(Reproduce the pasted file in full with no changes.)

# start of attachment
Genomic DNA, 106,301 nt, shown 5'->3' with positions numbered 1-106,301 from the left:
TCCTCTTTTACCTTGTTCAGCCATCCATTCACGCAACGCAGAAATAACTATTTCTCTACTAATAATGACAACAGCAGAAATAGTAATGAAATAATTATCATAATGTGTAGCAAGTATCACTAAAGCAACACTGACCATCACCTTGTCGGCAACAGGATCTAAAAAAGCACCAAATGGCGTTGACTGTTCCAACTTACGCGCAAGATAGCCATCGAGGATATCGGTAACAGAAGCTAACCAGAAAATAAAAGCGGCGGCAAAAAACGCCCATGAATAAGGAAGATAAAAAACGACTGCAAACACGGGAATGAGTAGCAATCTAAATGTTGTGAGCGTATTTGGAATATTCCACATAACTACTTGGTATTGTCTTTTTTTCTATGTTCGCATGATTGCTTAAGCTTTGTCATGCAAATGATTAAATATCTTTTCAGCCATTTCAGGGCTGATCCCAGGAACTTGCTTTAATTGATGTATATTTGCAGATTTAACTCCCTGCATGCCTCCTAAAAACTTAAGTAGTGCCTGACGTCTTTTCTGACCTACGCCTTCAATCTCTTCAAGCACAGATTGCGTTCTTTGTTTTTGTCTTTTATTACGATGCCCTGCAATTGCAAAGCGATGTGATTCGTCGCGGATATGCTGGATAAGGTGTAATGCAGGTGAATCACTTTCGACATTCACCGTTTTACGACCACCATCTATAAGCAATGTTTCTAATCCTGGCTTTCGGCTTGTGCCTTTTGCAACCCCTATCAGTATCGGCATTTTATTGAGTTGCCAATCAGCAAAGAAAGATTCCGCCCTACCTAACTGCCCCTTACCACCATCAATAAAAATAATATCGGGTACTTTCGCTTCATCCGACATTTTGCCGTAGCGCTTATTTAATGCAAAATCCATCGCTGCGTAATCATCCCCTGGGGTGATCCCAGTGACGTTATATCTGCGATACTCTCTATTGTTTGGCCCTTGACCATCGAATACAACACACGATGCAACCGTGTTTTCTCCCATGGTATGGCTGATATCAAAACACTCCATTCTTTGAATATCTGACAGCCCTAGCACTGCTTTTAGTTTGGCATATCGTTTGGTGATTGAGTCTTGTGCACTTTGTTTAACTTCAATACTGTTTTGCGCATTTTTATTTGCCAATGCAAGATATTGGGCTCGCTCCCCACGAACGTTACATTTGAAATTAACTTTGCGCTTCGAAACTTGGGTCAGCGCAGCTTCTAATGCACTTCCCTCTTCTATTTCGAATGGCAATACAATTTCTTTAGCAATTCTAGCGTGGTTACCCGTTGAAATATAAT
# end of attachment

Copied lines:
Genomic DNA, 106,301 nt, shown 5'->3' with positions numbered 1-106,301 from the left:
TCCTCTTTTACCTTGTTCAGCCATCCATTCACGCAACGCAGAAATAACTATTTCTCTACTAATAATGACAACAGCAGAAATAGTAATGAAATAATTATCATAATGTGTAGCAAGTATCACTAAAGCAACACTGACCATCACCTTGTCGGCAACAGGATCTAAAAAAGCACCAAATGGCGTTGACTGTTCCAACTTACGCGCAAGATAGCCATCGAGGATATCGGTAACAGAAGCTAACCAGAAAATAAAAGCGGCGGCAAAAAACGCCCATGAATAAGGAAGATAAAAAACGACTGCAAACACGGGAATGAGTAGCAATCTAAATGTTGTGAGCGTATTTGGAATATTCCACATAACTACTTGGTATTGTCTTTTTTTCTATGTTCGCATGATTGCTTAAGCTTTGTCATGCAAATGATTAAATATCTTTTCAGCCATTTCAGGGCTGATCCCAGGAACTTGCTTTAATTGATGTATATTTGCAGATTTAACTCCCTGCATGCCTCCTAAAAACTTAAGTAGTGCCTGACGTCTTTTCTGACCTACGCCTTCAATCTCTTCAAGCACAGATTGCGTTCTTTGTTTTTGTCTTTTATTACGATGCCCTGCAATTGCAAAGCGATGTGATTCGTCGCGGATATGCTGGATAAGGTGTAATGCAGGTGAATCACTTTCGACATTCACCGTTTTACGACCACCATCTATAAGCAATGTTTCTAATCCTGGCTTTCGGCTTGTGCCTTTTGCAACCCCTATCAGTATCGGCATTTTATTGAGTTGCCAATCAGCAAAGAAAGATTCCGCCCTACCTAACTGCCCCTTACCACCATCAATAAAAATAATATCGGGTACTTTCGCTTCATCCGACATTTTGCCGTAGCGCTTATTTAATGCAAAATCCATCGCTGCGTAATCATCCCCTGGGGTGATCCCAGTGACGTTATATCTGCGATACTCTCTATTGTTTGGCCCTTGACCATCGAATACAACACACGATGCAACCGTGTTTTCTCCCATGGTATGGCTGATATCAAAACACTCCATTCTTTGAATATCTGACAGCCCTAGCACTGCTTTTAGTTTGGCATATCGTTTGGTGATTGAGTCTTGTGCACTTTGTTTAACTTCAATACTGTTTTGCGCATTTTTATTTGCCAATGCAAGATATTGGGCTCGCTCCCCACGAACGTTACATTTGAAATTAACTTTGCGCTTCGAAACTTGGGTCAGCGCAGCTTCTAATGCACTTCCCTCTTCTATTTCGAATGGCAATACAATTTCTTTAGCAATTCTAGCGTGGTTACCCGTTGAAATATAAT